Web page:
Axel somehow gets her gun and puts it in her mouth, telling her he’s going to kill her when he says so, when she least expects it. He tells her that he’s her master and she lays down on the bed. They make a pact as he puts a switchblade up against her face. He then decides to go out and let off a little steam, leaving her locked up with all his fried chicken.
We then cut to an aquarium, where a doctor checks an overflow valve. The Night Killer shows up, slowly chasing her before feeling her up and ripping open her blouse. She screams and runs as he gives ever so slowly chase. I’ve seen plenty of girls run in slasher movies, but never one as lazy as this. She soon pays by taking the Night Killer’s big move backward.
Melanie isn’t doing well. She’s written “I kill you kill me” on the mirror in lipstick. Axel comes back to tie her to the bed as we get long shots of Hooten slicing up fabric against his manly chest.
More news footage follows as we see a press conference interrupted by the victim from the aquarium being loaded into an ambulance. “The maniac tore her into pieces and fed her to the fish. It’s enough to hurt my stomach thinking about it!” yells a cop. Hey look! It’s Claudio Fragrasso as a reporter hitting the cop car window, trying to get more of the story!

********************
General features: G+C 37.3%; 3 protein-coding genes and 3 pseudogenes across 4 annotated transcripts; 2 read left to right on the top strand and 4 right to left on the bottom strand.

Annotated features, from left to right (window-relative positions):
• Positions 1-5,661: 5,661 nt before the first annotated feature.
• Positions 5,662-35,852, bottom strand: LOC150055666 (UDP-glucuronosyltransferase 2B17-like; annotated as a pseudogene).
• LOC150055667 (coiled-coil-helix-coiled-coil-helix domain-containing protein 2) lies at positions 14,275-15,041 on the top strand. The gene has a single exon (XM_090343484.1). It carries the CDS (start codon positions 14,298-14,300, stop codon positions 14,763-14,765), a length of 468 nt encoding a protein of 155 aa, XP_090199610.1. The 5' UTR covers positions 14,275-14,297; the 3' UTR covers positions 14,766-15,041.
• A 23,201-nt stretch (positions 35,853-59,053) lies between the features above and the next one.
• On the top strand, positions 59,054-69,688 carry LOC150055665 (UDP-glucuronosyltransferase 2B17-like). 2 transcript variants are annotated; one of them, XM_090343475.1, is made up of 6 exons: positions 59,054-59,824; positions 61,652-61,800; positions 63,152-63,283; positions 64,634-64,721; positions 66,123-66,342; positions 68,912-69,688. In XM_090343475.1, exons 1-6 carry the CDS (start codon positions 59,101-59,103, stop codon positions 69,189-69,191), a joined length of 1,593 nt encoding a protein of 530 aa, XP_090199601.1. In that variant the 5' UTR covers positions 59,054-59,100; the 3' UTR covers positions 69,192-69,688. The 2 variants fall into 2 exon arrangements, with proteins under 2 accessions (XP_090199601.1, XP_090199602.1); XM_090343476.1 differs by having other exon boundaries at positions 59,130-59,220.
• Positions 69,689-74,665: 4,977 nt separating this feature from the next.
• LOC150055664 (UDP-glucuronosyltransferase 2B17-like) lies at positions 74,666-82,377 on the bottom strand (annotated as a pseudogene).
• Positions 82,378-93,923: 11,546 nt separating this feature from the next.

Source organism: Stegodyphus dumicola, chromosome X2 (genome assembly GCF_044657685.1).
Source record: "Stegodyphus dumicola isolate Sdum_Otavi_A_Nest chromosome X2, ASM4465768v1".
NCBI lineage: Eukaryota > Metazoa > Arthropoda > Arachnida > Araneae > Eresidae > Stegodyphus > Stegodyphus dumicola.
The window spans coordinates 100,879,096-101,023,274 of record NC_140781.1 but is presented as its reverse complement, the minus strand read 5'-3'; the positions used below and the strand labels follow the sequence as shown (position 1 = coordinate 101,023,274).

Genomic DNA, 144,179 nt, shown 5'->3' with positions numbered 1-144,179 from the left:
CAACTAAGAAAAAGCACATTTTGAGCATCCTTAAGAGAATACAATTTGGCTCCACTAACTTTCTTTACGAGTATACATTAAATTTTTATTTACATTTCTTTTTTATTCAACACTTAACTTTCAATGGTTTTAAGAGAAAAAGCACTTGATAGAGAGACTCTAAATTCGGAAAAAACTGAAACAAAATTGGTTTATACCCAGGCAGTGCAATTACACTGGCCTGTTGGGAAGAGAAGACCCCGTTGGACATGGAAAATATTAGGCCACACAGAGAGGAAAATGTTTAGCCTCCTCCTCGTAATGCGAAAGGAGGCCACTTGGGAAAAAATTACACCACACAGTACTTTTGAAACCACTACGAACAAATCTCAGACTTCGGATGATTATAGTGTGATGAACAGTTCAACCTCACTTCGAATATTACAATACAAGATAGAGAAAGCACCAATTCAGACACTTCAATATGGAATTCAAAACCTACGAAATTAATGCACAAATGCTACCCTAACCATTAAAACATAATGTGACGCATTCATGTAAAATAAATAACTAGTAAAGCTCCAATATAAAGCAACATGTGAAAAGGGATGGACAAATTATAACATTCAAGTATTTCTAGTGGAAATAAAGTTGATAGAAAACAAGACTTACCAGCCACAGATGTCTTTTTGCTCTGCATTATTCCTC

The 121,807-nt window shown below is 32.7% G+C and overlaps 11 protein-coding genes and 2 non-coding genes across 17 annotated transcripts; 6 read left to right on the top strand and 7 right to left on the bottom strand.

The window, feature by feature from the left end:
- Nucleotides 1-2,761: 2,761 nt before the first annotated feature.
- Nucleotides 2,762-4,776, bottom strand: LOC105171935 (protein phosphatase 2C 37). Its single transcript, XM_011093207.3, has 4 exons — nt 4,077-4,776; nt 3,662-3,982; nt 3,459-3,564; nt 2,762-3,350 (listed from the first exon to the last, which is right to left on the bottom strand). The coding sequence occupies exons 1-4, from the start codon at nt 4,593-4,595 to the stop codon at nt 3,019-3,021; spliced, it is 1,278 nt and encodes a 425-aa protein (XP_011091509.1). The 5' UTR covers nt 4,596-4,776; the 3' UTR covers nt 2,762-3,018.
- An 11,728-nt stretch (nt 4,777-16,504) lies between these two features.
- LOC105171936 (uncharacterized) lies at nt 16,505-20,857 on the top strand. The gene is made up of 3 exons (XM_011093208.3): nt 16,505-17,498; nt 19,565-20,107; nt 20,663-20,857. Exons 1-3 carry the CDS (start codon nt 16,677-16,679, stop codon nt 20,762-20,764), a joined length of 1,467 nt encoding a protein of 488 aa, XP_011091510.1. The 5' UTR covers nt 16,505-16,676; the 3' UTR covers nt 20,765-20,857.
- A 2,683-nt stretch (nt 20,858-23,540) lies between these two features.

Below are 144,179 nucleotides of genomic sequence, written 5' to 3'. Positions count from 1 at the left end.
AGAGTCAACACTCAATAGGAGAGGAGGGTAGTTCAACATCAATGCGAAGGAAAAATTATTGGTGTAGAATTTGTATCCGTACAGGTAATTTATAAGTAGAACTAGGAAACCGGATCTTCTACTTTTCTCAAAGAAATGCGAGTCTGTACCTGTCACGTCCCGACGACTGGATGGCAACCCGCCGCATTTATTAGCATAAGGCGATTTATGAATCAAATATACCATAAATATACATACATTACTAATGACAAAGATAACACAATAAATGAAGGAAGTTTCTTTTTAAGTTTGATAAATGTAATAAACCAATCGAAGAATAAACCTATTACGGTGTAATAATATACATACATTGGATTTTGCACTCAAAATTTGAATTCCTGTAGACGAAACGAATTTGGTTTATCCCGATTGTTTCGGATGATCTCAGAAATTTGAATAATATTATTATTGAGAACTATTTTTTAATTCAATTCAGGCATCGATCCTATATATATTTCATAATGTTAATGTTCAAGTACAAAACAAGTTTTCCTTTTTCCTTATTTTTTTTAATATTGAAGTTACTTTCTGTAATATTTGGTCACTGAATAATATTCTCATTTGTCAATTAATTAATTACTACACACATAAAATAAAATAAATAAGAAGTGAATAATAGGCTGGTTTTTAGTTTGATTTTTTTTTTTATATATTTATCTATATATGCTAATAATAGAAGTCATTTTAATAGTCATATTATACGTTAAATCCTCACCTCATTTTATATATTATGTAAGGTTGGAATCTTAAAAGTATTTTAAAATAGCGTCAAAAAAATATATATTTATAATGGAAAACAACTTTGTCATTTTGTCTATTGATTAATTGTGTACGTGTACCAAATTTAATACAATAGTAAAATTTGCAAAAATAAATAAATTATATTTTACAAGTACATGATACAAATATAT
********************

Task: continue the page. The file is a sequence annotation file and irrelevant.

We’re back to Melanie and Axel in bed, as he kisses her and she asks to be untied. Somehow, this movie went from A Nightmare on Elm Street to Fifty Shades of Spaghetti. Or, more likely, The Devil’s Honey. Of course, they make love.
Another press conference follows as the media wants to know where Melanie is. Dr. Willow fills them in, as he explains how the Night Killer has impacted Melaine’s life.
Dr. Willow: Melanie Beck is living in a state of dissociative schizophrenia, triggered by the trauma of the experience she was forced to undergo. The poor woman went through the most traumatic ordeal that a human being can experience. A clinical examination of the patient revealed an inordinate amount of seminal fluid. The pure evil of the violence that was put upon her has unhinged her mind. The patient now has a very fragile grip on reality.
There’s also an insane theory by the doctor here where he believes that she gave in during her eight-hour ordeal so that she could survive and now, she’s punishing herself and wants to kill herself as the result. It kind of reminds me of that scene where all the old men discuss how a woman should behave in The Entity. The doctor claims if she goes through the same ordeal again, she’d be back to normal. But then, the psycho would recognize her and kill her.